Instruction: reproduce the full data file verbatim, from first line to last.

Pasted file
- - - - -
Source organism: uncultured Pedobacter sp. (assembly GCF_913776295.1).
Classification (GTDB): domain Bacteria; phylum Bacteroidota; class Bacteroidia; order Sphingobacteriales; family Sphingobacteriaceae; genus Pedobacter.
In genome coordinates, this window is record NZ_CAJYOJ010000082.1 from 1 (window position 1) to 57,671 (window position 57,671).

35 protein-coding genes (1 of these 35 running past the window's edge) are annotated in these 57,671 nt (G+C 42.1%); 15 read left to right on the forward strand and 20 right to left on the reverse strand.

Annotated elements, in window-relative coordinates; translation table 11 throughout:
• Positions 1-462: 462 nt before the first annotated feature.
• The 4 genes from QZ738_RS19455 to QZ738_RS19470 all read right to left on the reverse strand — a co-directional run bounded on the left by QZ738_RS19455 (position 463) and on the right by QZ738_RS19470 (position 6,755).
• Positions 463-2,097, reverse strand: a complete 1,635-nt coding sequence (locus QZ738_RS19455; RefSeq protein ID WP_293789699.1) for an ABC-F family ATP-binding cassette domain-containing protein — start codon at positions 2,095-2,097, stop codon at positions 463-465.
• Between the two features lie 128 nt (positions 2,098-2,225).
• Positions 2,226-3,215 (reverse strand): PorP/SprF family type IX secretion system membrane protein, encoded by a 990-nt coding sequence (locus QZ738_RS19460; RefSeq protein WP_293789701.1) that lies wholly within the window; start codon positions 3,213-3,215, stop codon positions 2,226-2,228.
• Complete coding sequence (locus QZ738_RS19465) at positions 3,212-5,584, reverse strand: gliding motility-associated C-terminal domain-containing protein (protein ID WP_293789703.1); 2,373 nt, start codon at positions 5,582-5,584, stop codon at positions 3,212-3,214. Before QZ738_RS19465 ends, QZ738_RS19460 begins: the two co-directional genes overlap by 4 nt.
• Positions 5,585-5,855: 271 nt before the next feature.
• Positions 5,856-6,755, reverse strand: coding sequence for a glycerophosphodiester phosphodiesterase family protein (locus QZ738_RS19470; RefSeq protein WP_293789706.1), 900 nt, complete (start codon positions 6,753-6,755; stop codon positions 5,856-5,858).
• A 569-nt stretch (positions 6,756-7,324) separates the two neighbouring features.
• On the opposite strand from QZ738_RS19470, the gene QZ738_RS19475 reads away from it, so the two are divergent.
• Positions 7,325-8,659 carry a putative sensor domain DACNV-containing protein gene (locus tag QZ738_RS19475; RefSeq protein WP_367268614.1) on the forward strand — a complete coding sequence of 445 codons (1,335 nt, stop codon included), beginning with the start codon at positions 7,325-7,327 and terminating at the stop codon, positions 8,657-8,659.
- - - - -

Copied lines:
Source organism: uncultured Pedobacter sp. (assembly GCF_913776295.1).
Classification (GTDB): domain Bacteria; phylum Bacteroidota; class Bacteroidia; order Sphingobacteriales; family Sphingobacteriaceae; genus Pedobacter.
In genome coordinates, this window is record NZ_CAJYOJ010000082.1 from 1 (window position 1) to 57,671 (window position 57,671).

35 protein-coding genes (1 of these 35 running past the window's edge) are annotated in these 57,671 nt (G+C 42.1%); 15 read left to right on the forward strand and 20 right to left on the reverse strand.

Annotated elements, in window-relative coordinates; translation table 11 throughout:
• Positions 1-462: 462 nt before the first annotated feature.
• The 4 genes from QZ738_RS19455 to QZ738_RS19470 all read right to left on the reverse strand — a co-directional run bounded on the left by QZ738_RS19455 (position 463) and on the right by QZ738_RS19470 (position 6,755).
• Positions 463-2,097, reverse strand: a complete 1,635-nt coding sequence (locus QZ738_RS19455; RefSeq protein ID WP_293789699.1) for an ABC-F family ATP-binding cassette domain-containing protein — start codon at positions 2,095-2,097, stop codon at positions 463-465.
• Between the two features lie 128 nt (positions 2,098-2,225).
• Positions 2,226-3,215 (reverse strand): PorP/SprF family type IX secretion system membrane protein, encoded by a 990-nt coding sequence (locus QZ738_RS19460; RefSeq protein WP_293789701.1) that lies wholly within the window; start codon positions 3,213-3,215, stop codon positions 2,226-2,228.
• Complete coding sequence (locus QZ738_RS19465) at positions 3,212-5,584, reverse strand: gliding motility-associated C-terminal domain-containing protein (protein ID WP_293789703.1); 2,373 nt, start codon at positions 5,582-5,584, stop codon at positions 3,212-3,214. Before QZ738_RS19465 ends, QZ738_RS19460 begins: the two co-directional genes overlap by 4 nt.
• Positions 5,585-5,855: 271 nt before the next feature.
• Positions 5,856-6,755, reverse strand: coding sequence for a glycerophosphodiester phosphodiesterase family protein (locus QZ738_RS19470; RefSeq protein WP_293789706.1), 900 nt, complete (start codon positions 6,753-6,755; stop codon positions 5,856-5,858).
• A 569-nt stretch (positions 6,756-7,324) separates the two neighbouring features.
• On the opposite strand from QZ738_RS19470, the gene QZ738_RS19475 reads away from it, so the two are divergent.
• Positions 7,325-8,659 carry a putative sensor domain DACNV-containing protein gene (locus tag QZ738_RS19475; RefSeq protein WP_367268614.1) on the forward strand — a complete coding sequence of 445 codons (1,335 nt, stop codon included), beginning with the start codon at positions 7,325-7,327 and terminating at the stop codon, positions 8,657-8,659.